Most that can be achieved with an annuity for the purposes of asset allocation can be achieved with a Dividend Aristocrat stock. These stocks offer liquidity that no other investment offers, including an annuity. Stocks do not carry the burdensome expenses of surrender charges and management fees, as do annuities. Dividend Aristocrats also offer proven income that increases through raising the dividend. Only a sound, profitable company can achieve that level of performance in returning wealth to investors.
While more than 60 insurance companies have become insolvent, Dividend Aristocrats such as Aflac, Exxon-Mobile, PepsiCo, Walgreen and Illinois Tool Works have increased the dividends paid to shareholders for at least 25 straight years. This shows how solid a company must be with a culture focused on respecting the rights of all shareholders in sharing earnings like that to achieve Dividend Aristocrat status as that time span has included The Great Recession, municipal bankruptcies across the United States, The DotCom metldown, two wars in Iraq, 9/11, Black Monday, rising interest rates at various periods, increasing oil prices, and recessions in the early 2000s and early 1990s.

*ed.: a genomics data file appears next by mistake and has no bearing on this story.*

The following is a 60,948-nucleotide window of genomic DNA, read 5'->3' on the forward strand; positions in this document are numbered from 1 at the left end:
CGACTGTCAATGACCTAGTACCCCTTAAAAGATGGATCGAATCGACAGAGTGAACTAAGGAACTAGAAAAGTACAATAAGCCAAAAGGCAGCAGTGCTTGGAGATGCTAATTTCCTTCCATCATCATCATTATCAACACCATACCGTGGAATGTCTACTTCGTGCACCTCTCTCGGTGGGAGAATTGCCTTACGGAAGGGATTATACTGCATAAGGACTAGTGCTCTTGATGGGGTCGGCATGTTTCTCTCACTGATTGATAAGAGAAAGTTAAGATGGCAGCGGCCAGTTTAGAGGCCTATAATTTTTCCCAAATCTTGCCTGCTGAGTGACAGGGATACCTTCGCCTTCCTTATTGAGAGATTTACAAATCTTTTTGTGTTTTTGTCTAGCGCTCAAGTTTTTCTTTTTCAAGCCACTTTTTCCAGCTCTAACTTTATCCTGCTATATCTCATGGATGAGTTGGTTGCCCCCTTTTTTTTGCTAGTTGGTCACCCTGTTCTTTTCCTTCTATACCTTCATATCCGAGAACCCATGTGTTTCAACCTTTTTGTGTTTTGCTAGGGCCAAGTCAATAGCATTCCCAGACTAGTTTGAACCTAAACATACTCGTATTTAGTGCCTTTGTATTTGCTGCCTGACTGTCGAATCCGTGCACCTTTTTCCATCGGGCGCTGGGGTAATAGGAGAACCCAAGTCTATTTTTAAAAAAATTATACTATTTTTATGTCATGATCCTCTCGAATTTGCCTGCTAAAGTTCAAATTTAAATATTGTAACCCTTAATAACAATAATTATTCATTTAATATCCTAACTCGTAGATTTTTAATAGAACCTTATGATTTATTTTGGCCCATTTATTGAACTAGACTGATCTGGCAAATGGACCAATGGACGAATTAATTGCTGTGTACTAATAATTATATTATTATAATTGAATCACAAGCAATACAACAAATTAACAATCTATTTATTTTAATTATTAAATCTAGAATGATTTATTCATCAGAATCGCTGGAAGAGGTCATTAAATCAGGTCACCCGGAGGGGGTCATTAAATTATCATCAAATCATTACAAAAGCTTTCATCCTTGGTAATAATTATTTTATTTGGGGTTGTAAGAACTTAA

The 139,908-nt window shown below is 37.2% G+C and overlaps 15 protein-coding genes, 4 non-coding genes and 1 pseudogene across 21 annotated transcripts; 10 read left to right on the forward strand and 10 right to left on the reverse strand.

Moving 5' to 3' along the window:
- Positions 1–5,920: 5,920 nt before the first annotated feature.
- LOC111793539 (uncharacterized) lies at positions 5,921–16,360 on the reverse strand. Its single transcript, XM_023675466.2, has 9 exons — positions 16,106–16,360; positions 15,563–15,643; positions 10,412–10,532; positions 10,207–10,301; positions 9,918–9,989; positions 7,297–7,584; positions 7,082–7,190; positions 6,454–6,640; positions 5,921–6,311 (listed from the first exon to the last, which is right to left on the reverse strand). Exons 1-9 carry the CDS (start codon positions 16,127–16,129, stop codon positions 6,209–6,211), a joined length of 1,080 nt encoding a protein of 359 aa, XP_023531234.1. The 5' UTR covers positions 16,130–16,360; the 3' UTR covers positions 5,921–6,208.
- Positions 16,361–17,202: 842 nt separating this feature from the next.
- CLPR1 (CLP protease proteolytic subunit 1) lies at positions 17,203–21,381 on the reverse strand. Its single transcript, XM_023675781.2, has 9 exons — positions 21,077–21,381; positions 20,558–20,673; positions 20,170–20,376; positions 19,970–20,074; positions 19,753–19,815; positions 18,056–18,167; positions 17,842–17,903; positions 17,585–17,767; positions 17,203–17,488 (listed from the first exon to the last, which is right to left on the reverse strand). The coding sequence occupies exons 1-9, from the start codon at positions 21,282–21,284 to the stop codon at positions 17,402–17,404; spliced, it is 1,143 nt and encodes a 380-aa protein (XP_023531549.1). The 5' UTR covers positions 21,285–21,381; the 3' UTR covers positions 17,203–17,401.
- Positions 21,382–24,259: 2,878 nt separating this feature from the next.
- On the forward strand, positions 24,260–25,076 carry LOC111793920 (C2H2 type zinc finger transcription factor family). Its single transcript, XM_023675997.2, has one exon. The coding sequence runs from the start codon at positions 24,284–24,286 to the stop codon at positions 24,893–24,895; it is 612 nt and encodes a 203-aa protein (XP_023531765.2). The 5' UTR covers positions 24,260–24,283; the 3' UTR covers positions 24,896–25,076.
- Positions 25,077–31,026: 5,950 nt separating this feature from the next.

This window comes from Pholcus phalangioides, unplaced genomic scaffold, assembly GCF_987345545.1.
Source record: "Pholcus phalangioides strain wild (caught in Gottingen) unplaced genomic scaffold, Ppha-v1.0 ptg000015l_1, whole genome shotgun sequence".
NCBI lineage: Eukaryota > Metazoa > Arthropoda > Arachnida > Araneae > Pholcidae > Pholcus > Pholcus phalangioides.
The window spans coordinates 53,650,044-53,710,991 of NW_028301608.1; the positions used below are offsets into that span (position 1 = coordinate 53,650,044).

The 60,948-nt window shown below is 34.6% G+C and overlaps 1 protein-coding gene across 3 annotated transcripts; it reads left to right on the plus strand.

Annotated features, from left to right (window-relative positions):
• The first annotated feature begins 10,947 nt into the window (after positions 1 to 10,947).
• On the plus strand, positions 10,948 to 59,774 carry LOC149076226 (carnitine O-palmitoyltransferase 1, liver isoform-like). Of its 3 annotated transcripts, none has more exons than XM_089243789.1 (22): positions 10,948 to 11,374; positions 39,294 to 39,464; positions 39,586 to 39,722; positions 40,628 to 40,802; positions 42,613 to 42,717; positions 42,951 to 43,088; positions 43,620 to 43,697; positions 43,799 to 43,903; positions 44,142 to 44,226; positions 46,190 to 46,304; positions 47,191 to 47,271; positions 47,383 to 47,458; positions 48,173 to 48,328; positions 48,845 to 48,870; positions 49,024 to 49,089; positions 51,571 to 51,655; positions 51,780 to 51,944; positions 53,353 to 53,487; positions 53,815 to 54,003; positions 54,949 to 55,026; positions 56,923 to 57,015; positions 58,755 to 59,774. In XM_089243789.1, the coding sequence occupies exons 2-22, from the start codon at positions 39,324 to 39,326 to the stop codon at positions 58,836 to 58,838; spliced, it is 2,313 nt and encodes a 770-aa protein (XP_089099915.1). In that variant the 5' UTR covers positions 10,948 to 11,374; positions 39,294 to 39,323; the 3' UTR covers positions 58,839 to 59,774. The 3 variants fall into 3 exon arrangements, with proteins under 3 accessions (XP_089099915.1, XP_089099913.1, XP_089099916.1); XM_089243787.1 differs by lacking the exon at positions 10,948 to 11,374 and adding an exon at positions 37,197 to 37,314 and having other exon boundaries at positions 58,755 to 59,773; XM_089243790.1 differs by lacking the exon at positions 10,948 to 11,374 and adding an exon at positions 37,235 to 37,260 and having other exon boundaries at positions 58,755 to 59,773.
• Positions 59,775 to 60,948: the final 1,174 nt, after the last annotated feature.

Rather than losing money for investors, a Dividend Aristocrat pays more to them in the form of increasing dividend income. Shareholders can look forward to rising income in the future, as it has been provided in the past by a company culture and management team dedicated to that commitment. That kind of proven performance over the decades is the most secure of "safe assets" for an investor at any stage of life, particularly into retirement.
Fool blogger Jonathan Yates does not own any of the stocks mentioned in this article. The Motley Fool owns shares of PepsiCo and ExxonMobil. Motley Fool newsletter services recommend Aflac, Illinois Tool Works, and PepsiCo. Try any of our Foolish newsletter services free for 30 days. We Fools may not all hold the same opinions, but we all believe that considering a diverse range of insights makes us better investors. The Motley Fool has a disclosure policy.If you have questions about this post or the Fool’s blog network, click here for information.